Which NYC Neighborhoods Experience the Highest Rent Increases?

Written By Laura Schier | September 07, 2018 | Published in Real Estate Market Trends, Neighborhood News
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Rental prices in NYC are always getting higher, but some neighborhoods have been experiencing greater increases than others. A recently released StreetEasy report shows that neighborhoods that have been traditionally considered lower-income in the past have seen the highest raises in rent over the years.

StreetEasy used its own real estate data for the past 8 years and found that, based on information from over one million listings, rental rates in the city have risen by 31 percent. Throughout all the neighborhoods in NYC, those that experienced the highest jumps in rent from 2010 to 2018 are all gentrifying areas. Some neighborhoods with the greatest rent increases include Ditmas Park, Bedford-Stuyvesant, and Prospect-Lefferts Gardens, which all saw rental rates rise by over 40 percent, and Crown Heights, Washington Heights, and Inwood, which saw increases of over 35 percent. The StreetEasy report also showed that the Upper West Side, Gramercy Park, and Dumbo saw rents rise by 21 percent, and Central Park South and Midtown experienced increases of only 16 percent. Various other neighborhoods saw increases of less than 22 percent, such as Ridgewood and Long Island City. According to Curbed, most of the neighborhoods with lower rent increases are either considered to be more upscale or have higher barriers to entry for potential renters.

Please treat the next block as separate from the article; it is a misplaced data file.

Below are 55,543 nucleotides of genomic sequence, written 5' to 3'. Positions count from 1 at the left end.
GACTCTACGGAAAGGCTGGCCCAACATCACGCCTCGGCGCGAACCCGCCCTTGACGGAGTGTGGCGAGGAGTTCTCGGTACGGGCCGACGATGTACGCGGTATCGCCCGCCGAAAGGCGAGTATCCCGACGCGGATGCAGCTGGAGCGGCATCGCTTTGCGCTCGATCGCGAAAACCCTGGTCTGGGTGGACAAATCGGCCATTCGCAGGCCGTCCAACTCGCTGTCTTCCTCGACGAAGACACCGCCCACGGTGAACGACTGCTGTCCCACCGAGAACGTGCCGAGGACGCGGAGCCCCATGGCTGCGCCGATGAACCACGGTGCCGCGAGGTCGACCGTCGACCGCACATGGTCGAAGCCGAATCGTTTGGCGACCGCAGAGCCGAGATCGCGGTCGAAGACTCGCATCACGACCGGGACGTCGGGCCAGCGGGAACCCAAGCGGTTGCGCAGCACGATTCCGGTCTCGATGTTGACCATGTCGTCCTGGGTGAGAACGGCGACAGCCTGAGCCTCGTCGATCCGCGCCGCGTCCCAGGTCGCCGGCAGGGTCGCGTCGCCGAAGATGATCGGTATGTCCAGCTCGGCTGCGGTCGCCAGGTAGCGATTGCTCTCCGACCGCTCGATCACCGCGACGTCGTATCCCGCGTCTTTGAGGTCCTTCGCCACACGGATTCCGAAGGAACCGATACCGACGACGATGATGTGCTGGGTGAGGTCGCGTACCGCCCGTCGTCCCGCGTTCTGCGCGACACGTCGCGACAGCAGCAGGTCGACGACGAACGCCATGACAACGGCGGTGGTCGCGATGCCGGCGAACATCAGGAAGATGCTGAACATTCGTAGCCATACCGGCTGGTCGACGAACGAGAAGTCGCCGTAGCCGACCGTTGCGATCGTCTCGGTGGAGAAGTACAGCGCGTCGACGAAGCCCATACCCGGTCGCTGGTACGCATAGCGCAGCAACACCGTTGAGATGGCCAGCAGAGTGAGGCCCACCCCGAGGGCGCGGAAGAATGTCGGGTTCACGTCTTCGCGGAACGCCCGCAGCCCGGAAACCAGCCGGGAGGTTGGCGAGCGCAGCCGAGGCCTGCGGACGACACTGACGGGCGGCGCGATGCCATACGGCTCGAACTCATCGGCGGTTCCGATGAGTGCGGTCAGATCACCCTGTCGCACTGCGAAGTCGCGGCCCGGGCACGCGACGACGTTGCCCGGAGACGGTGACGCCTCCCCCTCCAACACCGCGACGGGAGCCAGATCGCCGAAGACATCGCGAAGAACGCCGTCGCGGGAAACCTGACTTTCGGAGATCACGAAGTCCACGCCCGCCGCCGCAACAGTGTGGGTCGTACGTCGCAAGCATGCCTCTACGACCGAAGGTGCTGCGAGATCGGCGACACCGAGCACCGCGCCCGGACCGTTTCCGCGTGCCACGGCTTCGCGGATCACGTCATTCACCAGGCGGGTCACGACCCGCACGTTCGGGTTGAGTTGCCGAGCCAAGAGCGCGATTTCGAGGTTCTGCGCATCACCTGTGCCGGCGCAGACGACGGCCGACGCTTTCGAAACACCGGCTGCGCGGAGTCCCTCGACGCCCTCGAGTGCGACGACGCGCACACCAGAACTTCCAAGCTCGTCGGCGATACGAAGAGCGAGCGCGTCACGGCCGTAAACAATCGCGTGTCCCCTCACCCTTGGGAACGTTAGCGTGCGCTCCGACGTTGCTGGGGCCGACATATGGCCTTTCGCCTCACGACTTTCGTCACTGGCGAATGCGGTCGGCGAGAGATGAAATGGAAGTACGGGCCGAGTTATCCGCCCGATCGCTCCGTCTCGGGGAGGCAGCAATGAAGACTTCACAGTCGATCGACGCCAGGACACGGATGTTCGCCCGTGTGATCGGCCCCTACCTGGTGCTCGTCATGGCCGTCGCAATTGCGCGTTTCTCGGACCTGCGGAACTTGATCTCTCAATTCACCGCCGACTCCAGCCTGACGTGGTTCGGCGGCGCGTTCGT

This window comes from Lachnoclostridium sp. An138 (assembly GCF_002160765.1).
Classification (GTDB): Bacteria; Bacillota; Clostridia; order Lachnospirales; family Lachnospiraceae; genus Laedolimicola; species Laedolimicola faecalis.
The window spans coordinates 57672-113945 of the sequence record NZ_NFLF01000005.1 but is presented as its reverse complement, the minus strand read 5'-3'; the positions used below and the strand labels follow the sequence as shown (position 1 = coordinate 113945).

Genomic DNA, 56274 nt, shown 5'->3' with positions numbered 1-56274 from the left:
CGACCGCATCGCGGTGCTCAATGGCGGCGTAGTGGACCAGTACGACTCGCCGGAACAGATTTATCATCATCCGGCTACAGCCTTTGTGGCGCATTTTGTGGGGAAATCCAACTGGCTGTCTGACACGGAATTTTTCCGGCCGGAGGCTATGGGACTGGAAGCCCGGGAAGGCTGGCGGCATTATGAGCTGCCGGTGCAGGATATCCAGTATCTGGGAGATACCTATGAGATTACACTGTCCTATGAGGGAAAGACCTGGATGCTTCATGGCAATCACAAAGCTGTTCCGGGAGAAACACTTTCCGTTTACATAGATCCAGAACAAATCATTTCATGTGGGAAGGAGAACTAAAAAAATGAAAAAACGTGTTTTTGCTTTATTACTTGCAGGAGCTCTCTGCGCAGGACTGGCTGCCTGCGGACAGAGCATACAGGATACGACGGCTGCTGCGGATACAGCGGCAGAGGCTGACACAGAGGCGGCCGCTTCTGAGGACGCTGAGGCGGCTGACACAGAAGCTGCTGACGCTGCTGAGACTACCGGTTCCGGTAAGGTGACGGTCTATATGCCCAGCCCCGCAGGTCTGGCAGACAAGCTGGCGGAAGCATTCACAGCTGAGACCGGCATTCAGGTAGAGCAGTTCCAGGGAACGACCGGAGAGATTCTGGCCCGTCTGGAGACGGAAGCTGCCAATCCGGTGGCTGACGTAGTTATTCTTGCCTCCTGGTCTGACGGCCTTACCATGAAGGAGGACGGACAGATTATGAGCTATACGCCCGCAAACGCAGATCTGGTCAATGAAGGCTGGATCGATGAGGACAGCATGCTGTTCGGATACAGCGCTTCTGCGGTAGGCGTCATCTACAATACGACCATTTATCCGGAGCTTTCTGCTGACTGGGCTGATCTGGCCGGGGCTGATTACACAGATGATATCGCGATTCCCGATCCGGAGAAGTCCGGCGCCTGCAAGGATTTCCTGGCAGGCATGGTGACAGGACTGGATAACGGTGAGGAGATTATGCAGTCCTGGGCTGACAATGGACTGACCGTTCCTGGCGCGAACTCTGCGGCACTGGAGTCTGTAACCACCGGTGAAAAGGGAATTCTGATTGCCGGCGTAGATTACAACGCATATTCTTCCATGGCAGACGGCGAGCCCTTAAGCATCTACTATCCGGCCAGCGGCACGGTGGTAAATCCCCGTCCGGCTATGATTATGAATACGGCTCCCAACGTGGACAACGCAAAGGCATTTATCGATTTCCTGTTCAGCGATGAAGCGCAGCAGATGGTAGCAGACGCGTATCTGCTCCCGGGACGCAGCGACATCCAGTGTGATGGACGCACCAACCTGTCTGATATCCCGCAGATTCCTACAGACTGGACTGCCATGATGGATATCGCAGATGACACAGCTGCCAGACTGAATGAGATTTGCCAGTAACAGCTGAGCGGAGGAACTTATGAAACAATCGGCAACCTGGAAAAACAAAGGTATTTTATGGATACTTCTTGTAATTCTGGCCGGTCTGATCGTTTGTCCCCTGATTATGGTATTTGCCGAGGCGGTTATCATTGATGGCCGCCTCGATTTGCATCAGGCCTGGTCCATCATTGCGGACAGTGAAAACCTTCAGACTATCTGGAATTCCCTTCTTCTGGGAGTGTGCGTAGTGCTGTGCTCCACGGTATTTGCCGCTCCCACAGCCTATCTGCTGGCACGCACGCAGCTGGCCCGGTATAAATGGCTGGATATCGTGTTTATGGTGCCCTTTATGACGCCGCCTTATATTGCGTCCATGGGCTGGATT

According to StreetEasy, by 2014 “lower-income, fastest growing neighborhoods had seen rents rise by a cumulative 11 percentage points more than the predominantly high-income neighborhoods with the slowest rent growth.” The 31 neighborhoods with lower incomes than the city median (reported at $50,285 in 2010) saw rents increase by an average of 33.1 percent from 2010 to 2018, while the 52 with higher incomes saw rents increase by only 26.9 percent during the same period of time.

High rental growth in lower-income neighborhoods has caused increasing difficulty for residents living in these areas. Working-class and low-income residents are finding it hard to remain in some areas, and The New York Times reports that both newcomers and long-term renters are concerned about ever-increasing rents. Of course in some areas of the city, rents are falling while concessions are rising as landlords struggle to attract new residents. Time will tell if these conditions will extend to other NYC neighborhoods as well, or if rents will rise once again.  

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